Every morning in the car on the way to school, my daughter comes up with some random question. And I’m not talking, whats the weather momma. I’m talking deep, hurt your head, life discussions.
Last week we discussed Merlot. Again. He comes up a lot in conversation. At least once a week, if not more.
Who is Merlot you ask. Merlot was our beloved Maine coon that we had to euthanize in March of 2014, a short time after his 17th birthday. The first pet loss for my daughter. It happened quickly and she wasn’t able to say good bye. A decision I regret, but she wasn’t even 3 years old, how does anyone explain something like that to kids? The explanation was going to be hard enough as it was. A loss I was not ready for, let alone prepared to have to explain it my daughter.
He was an amazingly handsome, one eyed kitty with the heart of gold. He loved everything and everyone, even though he was a scaredy cat. He was the last of our kitty household and number that went as high as 5 at one time and included his half sister, who we lost to an aggressive form of cancer. We were lucky that his cancer was an “easier” kind. Several years prior we had had to have his eye removed because of ocular melanoma that had caused vision loss and pain. A condition common in cats and in most cases curable with removal. He had an amazing recovery and was no worse for the wear. Until the night he had an acute episode of hypertension that caused him to loose sight in his remaining eye.
I digress. This story is not about Merlot. Well not in this sense. Back to the question at hand.
“Momma, how did Merlot get to god?”
Yep there it is. Not even 9 am and I have to come up with a short answer that an almost 5 year old with sensory processing disorder and who is highly empathetic, can handle. Short. Sweet. Accurate, because she has the mind of a vault. There is no an option to “change” the story later. One that I pray will stop the conversation right there and won’t lead to more questions we haven’t prepared for yet. An answer that won’t lead to sobbing. And an answer that fits the rest of the answers we aka I have had to use. Luckily my husband has been able to avoid these questions. Turns out he’s great at evading questions.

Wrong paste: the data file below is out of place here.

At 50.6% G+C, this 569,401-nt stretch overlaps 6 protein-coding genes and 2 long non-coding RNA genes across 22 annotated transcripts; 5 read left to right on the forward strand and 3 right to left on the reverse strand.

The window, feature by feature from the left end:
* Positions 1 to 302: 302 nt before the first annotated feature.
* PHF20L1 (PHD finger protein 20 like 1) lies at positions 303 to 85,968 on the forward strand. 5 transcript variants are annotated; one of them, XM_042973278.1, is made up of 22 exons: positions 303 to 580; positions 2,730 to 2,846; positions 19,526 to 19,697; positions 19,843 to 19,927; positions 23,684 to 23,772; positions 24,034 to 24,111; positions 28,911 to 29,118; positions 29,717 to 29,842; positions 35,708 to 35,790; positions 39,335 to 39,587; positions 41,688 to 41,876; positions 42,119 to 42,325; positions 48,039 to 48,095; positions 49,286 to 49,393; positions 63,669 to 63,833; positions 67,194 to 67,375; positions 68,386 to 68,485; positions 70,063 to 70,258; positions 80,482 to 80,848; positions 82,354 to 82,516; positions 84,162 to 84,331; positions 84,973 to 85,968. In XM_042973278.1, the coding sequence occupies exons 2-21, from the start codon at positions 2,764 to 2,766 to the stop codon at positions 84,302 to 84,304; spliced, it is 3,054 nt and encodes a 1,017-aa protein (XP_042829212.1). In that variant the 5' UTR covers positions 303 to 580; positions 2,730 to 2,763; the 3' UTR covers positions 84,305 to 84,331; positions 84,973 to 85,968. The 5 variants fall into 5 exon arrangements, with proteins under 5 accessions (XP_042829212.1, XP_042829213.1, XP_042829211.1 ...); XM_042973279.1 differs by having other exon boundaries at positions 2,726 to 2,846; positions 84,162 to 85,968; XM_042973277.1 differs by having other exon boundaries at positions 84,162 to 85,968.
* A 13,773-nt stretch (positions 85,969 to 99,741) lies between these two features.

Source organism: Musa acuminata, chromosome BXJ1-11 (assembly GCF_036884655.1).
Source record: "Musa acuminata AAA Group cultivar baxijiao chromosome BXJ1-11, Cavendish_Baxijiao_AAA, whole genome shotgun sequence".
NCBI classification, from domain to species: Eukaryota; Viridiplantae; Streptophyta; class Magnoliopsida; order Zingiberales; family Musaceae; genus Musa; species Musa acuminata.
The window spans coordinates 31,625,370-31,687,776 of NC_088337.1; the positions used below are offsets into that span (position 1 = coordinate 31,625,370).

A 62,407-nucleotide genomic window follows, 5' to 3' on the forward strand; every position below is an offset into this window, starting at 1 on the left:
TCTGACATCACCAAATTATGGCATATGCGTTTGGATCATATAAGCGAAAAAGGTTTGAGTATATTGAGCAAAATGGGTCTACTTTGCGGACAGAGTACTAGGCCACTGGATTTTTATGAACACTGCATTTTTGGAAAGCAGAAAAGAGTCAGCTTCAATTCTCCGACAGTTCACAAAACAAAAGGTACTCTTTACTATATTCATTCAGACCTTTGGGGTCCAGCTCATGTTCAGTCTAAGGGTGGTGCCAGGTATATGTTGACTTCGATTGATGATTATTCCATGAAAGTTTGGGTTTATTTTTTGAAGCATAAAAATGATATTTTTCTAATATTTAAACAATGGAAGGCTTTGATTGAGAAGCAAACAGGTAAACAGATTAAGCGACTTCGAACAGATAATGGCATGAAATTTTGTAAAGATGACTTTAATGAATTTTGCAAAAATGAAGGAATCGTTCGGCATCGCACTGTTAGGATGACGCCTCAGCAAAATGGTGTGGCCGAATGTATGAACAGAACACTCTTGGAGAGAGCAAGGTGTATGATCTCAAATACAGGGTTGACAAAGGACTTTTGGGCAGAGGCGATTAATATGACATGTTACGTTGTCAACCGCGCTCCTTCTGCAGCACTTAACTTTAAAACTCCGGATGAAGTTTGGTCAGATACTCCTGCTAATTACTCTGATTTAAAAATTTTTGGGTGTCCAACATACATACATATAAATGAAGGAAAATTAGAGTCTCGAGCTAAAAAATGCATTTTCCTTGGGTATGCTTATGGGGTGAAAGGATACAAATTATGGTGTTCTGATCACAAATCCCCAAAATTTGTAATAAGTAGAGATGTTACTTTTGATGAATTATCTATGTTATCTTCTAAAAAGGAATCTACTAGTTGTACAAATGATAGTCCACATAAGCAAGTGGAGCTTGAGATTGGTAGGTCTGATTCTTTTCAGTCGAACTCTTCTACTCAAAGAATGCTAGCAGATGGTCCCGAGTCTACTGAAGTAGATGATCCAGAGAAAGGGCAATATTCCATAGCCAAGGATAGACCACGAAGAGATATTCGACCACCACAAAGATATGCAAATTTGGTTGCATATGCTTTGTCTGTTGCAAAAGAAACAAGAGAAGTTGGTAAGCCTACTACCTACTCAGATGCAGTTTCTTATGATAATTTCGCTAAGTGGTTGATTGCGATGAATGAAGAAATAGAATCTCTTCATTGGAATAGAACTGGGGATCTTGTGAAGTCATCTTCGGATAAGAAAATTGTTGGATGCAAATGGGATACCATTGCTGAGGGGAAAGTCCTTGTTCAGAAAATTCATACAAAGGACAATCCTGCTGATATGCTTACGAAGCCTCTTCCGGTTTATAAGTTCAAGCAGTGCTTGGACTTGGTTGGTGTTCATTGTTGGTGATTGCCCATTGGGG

Quickly raking my brain trying to remember what words and phrases I’ve already used. Come on memory don’t fail me now. This one is pretty much on repeat. Unfortunately we’ve had to change the wording a couple of times for other losses, but its consistent.
“Merlot’s body stopped working and he went to god”
“No you can’t call or visit him. God cares for him now”
“He will always be in our hearts”
(I try not to use this one much, it always ends up in tears and singing the blues)
Let me explain why we choose this. You see you can’t say that he took medication that stopped working or that didn’t help him. Well you can, I did. One Time. Hard lesson learned. Why? Then later down the road when she has to take medication that maybe doesn’t work, we could get the “Am I going to die question.” A road I am not interested in any time soon. She’s too young to discuss the rainbow bridge. We’ll we could but then I would be discussing that for days, making bed time harder then it already is. Yes we will save that for another day.
So here we have it, the reply:
“When Merlot died, his soul went to God.”
There you have it. I’m pretty sure I’ve talked about souls, I think, I hope. Oh please let that be the end of it for now, digging in my purse for the bottle of Valor to pass back to her to apply before school. Luckily it distracts her and she starts talking about how much she loves the smell of the purple bottle. Its blue but I won’t go there.
Thankfully, we arrive to school and she’s distracted by the process of getting out of the car. Out she goes with an “I love you and see you soon.” Under my breathe I hope the school doesn’t get an earful. Although it wouldn’t be the first time. When we first meet the teachers there she introduced herself and told them she had a cat. And of course they asked about the cat, which she promptly told them he was dead and was with god now.
If you have children you strive every day to give your child(ren) the best, safest life you can. Its hard to be prepared for everything. If you have pets and kids I’ll be the first to say, you need a plan in place for pet loss. I know you don’t want to think about it, but trust me be prepared. There are some really great books on Amazon. Put them aside, tell a friend so you can find them later 😉 and have plan. We were ready when we lost the dog and it was a much smoother experience.
For Every Cat an Angel by Christina Davis is one of my favorites and they have a dog version, also. We put a little spin on in and had a stuffed animal that “looked” like the dog that the neighbor dog gave her. It helped her to focus on the love and not the loss.
Coming soon we have a make your own Immune Support Gummy recipe and we’ll be back next week for chapter 2 of the Car Chronicle’s.
Ta Ta for now,